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Tuesday, October 21, 2008

Tolkien and George MacDonald, from Clyde S. Kilby

From Tolkien & The Silmarillion, by Clyde S. Kilby. Wheaton, IL: Harold Shaw Publishers, 1976.

In order to comment on this story [Tolkien's Smith of Wootton Major] it is necessary for me to remark once again that while I was with him Tolkien frequently fired verbal cannonades at George MacDonald. Someone had asked Tolkien to consider writing an introduction to a book on MacDonald and he had for that reason gone back to read again some of his works. He said that he had found MacDonald terrible and his broadside criticism of him implied that nothing he had written was worthwhile. I asked Tolkien if Smith of Wootton Major referred to MacDonald. No, he said, his aversion had only been the "explosion" that started him off on the story, no more. (pp. 36-7) Kilby believed that Tolkien had meant Nokes, the unimaginative baker, was meant to be MacDonald.

There is no doubt in my mind that, whatever this story may satirically say of MacDonald, and in spite of Tolkien's several severe attacks on him in my presence, Tolkien was as I have already said, clearly indebted to MacDonald. For instance, there are at least a dozen places in The Hobbit or The Lord of the Rings that are reminiscent of The Princess and Curdie. The most striking of them is the parallel rehabilitation of the king of Gwyntystorm and King Theoden in The Two Towers after a close "friend" in the palace had almost destroyed him. (p. 39)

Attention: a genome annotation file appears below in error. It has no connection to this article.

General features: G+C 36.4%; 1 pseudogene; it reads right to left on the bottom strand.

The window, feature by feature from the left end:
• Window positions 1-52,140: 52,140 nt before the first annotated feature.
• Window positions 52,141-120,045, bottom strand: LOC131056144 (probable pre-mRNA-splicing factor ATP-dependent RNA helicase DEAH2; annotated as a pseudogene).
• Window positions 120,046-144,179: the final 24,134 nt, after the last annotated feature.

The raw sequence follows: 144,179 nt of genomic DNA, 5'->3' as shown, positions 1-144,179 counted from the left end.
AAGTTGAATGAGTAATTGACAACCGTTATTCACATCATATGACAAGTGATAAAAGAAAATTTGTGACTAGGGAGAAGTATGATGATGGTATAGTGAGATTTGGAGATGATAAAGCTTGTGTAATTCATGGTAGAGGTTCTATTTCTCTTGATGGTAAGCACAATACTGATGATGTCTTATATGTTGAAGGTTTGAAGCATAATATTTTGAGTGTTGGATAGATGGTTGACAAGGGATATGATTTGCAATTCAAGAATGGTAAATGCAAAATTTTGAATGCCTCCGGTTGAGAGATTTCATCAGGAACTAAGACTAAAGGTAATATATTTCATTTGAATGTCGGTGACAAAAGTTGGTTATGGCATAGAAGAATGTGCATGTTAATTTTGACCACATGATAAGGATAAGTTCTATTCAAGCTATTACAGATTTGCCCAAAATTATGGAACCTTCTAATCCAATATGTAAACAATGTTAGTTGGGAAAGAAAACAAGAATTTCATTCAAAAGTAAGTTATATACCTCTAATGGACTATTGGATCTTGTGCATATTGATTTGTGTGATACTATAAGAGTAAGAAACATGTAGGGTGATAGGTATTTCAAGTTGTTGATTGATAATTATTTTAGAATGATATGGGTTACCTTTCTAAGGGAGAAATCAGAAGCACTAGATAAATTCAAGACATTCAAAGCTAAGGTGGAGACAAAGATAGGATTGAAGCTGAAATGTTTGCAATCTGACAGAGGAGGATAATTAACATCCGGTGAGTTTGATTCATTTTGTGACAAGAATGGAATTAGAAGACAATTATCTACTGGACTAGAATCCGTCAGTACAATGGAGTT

Kilby, who was a professor of literature at Wheaton College, spent some time with J. R. R. Tolkien in the 1960s (before Tolkien's son, Christopher, brought The Silmarillion to publication).

For more on George MacDonald, see here. On Tolkien, here.

Thanks for reading.

3 comments:

Julana said...

That's funny, because C.S. Lewis gave so much credit for progress on his spiritual pilgrimage to MacDonald.

Jason Fisher said...

Yes, Kilby was certainly correct: there can be little doubt that Tolkien owed an imaginative debt to MacDonald, especially with respect to his (Tolkien's) earlier work, like The Hobbit, Roverandom, Mr. Bliss, etc. Later in life, Tolkien expressed regrets over having written The Hobbit in the style he did (i.e., as a children's fairy tale), and that regret parallels the dislike he developed for MacDonald later in his (Tolkien's) life.

I published an essay much to this effect a couple of years ago. If you can track it down, you might find it interesting. Certainly, it would add ammunition to your contention here in this post.

The article is:
“Reluctantly Inspired: George MacDonald and the Genesis of J.R.R. Tolkien’s Smith of Wootton Major.” North Wind: A Journal of George MacDonald Studies 25 (2006): 113–20.

Martin LaBar said...

Thank you both. I'm no Tolkien expert, but my impression is that JRRT thought that, if an author hadn't spent years and years on a book, it wasn't worth much. He claimed not to like the Narnia books, at least partly for that reason.

I don't, so far as I know, have access to North Wind, I'm sorry to say.